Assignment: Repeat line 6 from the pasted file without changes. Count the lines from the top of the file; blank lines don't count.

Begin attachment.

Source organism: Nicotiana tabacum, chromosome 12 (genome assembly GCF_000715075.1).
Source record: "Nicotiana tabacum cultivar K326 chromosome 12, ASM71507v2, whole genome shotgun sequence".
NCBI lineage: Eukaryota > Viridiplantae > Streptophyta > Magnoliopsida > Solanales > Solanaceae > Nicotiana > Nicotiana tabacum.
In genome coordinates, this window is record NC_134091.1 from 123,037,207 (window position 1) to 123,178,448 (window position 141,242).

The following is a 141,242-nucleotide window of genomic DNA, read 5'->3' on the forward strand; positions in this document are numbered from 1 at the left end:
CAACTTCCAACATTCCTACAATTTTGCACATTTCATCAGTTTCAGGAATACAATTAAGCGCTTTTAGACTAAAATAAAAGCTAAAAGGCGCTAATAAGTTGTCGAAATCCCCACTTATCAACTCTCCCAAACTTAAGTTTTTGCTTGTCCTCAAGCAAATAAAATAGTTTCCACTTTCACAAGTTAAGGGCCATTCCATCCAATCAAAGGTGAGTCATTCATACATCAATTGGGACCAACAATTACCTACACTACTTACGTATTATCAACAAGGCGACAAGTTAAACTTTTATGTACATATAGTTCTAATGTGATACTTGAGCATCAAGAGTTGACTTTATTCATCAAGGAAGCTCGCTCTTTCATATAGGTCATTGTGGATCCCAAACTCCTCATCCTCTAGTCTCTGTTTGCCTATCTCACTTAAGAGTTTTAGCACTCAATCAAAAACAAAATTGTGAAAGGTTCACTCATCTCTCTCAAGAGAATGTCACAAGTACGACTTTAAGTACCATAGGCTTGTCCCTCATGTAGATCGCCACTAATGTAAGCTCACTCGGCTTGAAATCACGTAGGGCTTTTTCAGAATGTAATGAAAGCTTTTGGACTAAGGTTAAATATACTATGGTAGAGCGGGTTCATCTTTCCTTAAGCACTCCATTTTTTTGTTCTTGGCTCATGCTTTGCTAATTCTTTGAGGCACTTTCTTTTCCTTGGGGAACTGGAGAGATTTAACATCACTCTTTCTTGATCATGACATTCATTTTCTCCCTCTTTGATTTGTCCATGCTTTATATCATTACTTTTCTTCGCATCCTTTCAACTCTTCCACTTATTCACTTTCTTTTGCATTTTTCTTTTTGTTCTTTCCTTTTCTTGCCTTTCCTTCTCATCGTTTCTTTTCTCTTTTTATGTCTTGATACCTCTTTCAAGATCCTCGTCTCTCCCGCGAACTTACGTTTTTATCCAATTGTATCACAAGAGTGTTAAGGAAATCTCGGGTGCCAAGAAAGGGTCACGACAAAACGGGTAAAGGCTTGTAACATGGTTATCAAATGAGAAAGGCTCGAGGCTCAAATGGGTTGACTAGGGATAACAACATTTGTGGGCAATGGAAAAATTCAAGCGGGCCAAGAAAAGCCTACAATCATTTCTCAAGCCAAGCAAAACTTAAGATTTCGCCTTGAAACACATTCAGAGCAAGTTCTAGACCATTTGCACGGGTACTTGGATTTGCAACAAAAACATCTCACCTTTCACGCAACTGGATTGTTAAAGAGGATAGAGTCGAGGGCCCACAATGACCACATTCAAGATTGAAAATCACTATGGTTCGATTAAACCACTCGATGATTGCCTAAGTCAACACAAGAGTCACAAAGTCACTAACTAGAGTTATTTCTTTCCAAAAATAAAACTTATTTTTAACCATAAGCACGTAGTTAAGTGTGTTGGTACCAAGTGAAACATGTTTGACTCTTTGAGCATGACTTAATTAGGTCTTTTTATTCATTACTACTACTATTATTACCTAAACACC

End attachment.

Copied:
CAACTTCCAACATTCCTACAATTTTGCACATTTCATCAGTTTCAGGAATACAATTAAGCGCTTTTAGACTAAAATAAAAGCTAAAAGGCGCTAATAAGTTGTCGAAATCCCCACTTATCAACTCTCCCAAACTTAAGTTTTTGCTTGTCCTCAAGCAAATAAAATAGTTTCCACTTTCACAAGTTAAGGGCCATTCCATCCAATCAAAGGTGAGTCATTCATACATCAATTGGGACCAACAATTACCTACACTACTTACGTATTATCAACAAGGCGACAAGTTAAACTTTTATGTACATATAGTTCTAATGTGATACTTGAGCATCAAGAGTTGACTTTATTCATCAAGGAAGCTCGCTCTTTCATATAGGTCATTGTGGATCCCAAACTCCTCATCCTCTAGTCTCTGTTTGCCTATCTCACTTAAGAGTTTTAGCACTCAATCAAAAACAAAATTGTGAAAGGTTCACTCATCTCTCTCAAGAGAATGTCACAAGTACGACTTTAAGTACCATAGGCTTGTCCCTCATGTAGATCGCCACTAATGTAAGCTCACTCGGCTTGAAATCACGTAGGGCTTTTTCAGAATGTAATGAAAGCTTTTGGACTAAGGTTAAATATACTATGGTAGAGCGGGTTCATCTTTCCTTAAGCACTCCATTTTTTTGTTCTTGGCTCATGCTTTGCTAATTCTTTGAGGCACTTTCTTTTCCTTGGGGAACTGGAGAGATTTAACATCACTCTTTCTTGATCATGACATTCATTTTCTCCCTCTTTGATTTGTCCATGCTTTATATCATTACTTTTCTTCGCATCCTTTCAACTCTTCCACTTATTCACTTTCTTTTGCATTTTTCTTTTTGTTCTTTCCTTTTCTTGCCTTTCCTTCTCATCGTTTCTTTTCTCTTTTTATGTCTTGATACCTCTTTCAAGATCCTCGTCTCTCCCGCGAACTTACGTTTTTATCCAATTGTATCACAAGAGTGTTAAGGAAATCTCGGGTGCCAAGAAAGGGTCACGACAAAACGGGTAAAGGCTTGTAACATGGTTATCAAATGAGAAAGGCTCGAGGCTCAAATGGGTTGACTAGGGATAACAACATTTGTGGGCAATGGAAAAATTCAAGCGGGCCAAGAAAAGCCTACAATCATTTCTCAAGCCAAGCAAAACTTAAGATTTCGCCTTGAAACACATTCAGAGCAAGTTCTAGACCATTTGCACGGGTACTTGGATTTGCAACAAAAACATCTCACCTTTCACGCAACTGGATTGTTAAAGAGGATAGAGTCGAGGGCCCACAATGACCACATTCAAGATTGAAAATCACTATGGTTCGATTAAACCACTCGATGATTGCCTAAGTCAACACAAGAGTCACAAAGTCACTAACTAGAGTTATTTCTTTCCAAAAATAAAACTTATTTTTAACCATAAGCACGTAGTTAAGTGTGTTGGTACCAAGTGAAACATGTTTGACTCTTTGAGCATGACTTAATTAGGTCTTTTTATTCATTACTACTACTATTATTACCTAAACACC